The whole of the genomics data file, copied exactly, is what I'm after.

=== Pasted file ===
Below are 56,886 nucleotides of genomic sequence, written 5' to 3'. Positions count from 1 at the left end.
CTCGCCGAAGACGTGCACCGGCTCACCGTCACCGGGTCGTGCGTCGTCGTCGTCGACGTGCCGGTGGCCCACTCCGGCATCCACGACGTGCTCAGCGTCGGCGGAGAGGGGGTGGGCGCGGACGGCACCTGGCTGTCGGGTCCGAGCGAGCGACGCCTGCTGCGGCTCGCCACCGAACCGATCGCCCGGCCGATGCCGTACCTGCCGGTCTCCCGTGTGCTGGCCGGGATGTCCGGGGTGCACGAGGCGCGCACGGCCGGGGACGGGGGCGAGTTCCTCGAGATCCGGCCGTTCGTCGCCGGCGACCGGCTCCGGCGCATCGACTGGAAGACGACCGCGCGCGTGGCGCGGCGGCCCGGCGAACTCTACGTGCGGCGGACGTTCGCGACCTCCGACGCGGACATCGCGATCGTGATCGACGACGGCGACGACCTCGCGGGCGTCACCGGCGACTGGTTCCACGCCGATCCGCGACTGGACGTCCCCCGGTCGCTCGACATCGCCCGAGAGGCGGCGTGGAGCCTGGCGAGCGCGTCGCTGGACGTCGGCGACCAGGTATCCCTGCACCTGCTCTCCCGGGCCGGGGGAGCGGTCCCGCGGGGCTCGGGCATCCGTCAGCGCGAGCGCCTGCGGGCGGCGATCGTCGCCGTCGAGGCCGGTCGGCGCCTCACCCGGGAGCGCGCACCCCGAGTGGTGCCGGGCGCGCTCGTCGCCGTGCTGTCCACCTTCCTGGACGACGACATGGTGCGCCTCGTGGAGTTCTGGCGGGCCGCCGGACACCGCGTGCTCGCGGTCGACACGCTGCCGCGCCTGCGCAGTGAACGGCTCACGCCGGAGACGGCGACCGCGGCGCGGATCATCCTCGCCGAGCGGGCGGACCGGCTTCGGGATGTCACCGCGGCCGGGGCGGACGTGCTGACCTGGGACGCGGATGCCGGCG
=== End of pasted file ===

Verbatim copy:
Below are 56,886 nucleotides of genomic sequence, written 5' to 3'. Positions count from 1 at the left end.
CTCGCCGAAGACGTGCACCGGCTCACCGTCACCGGGTCGTGCGTCGTCGTCGTCGACGTGCCGGTGGCCCACTCCGGCATCCACGACGTGCTCAGCGTCGGCGGAGAGGGGGTGGGCGCGGACGGCACCTGGCTGTCGGGTCCGAGCGAGCGACGCCTGCTGCGGCTCGCCACCGAACCGATCGCCCGGCCGATGCCGTACCTGCCGGTCTCCCGTGTGCTGGCCGGGATGTCCGGGGTGCACGAGGCGCGCACGGCCGGGGACGGGGGCGAGTTCCTCGAGATCCGGCCGTTCGTCGCCGGCGACCGGCTCCGGCGCATCGACTGGAAGACGACCGCGCGCGTGGCGCGGCGGCCCGGCGAACTCTACGTGCGGCGGACGTTCGCGACCTCCGACGCGGACATCGCGATCGTGATCGACGACGGCGACGACCTCGCGGGCGTCACCGGCGACTGGTTCCACGCCGATCCGCGACTGGACGTCCCCCGGTCGCTCGACATCGCCCGAGAGGCGGCGTGGAGCCTGGCGAGCGCGTCGCTGGACGTCGGCGACCAGGTATCCCTGCACCTGCTCTCCCGGGCCGGGGGAGCGGTCCCGCGGGGCTCGGGCATCCGTCAGCGCGAGCGCCTGCGGGCGGCGATCGTCGCCGTCGAGGCCGGTCGGCGCCTCACCCGGGAGCGCGCACCCCGAGTGGTGCCGGGCGCGCTCGTCGCCGTGCTGTCCACCTTCCTGGACGACGACATGGTGCGCCTCGTGGAGTTCTGGCGGGCCGCCGGACACCGCGTGCTCGCGGTCGACACGCTGCCGCGCCTGCGCAGTGAACGGCTCACGCCGGAGACGGCGACCGCGGCGCGGATCATCCTCGCCGAGCGGGCGGACCGGCTTCGGGATGTCACCGCGGCCGGGGCGGACGTGCTGACCTGGGACGCGGATGCCGGCG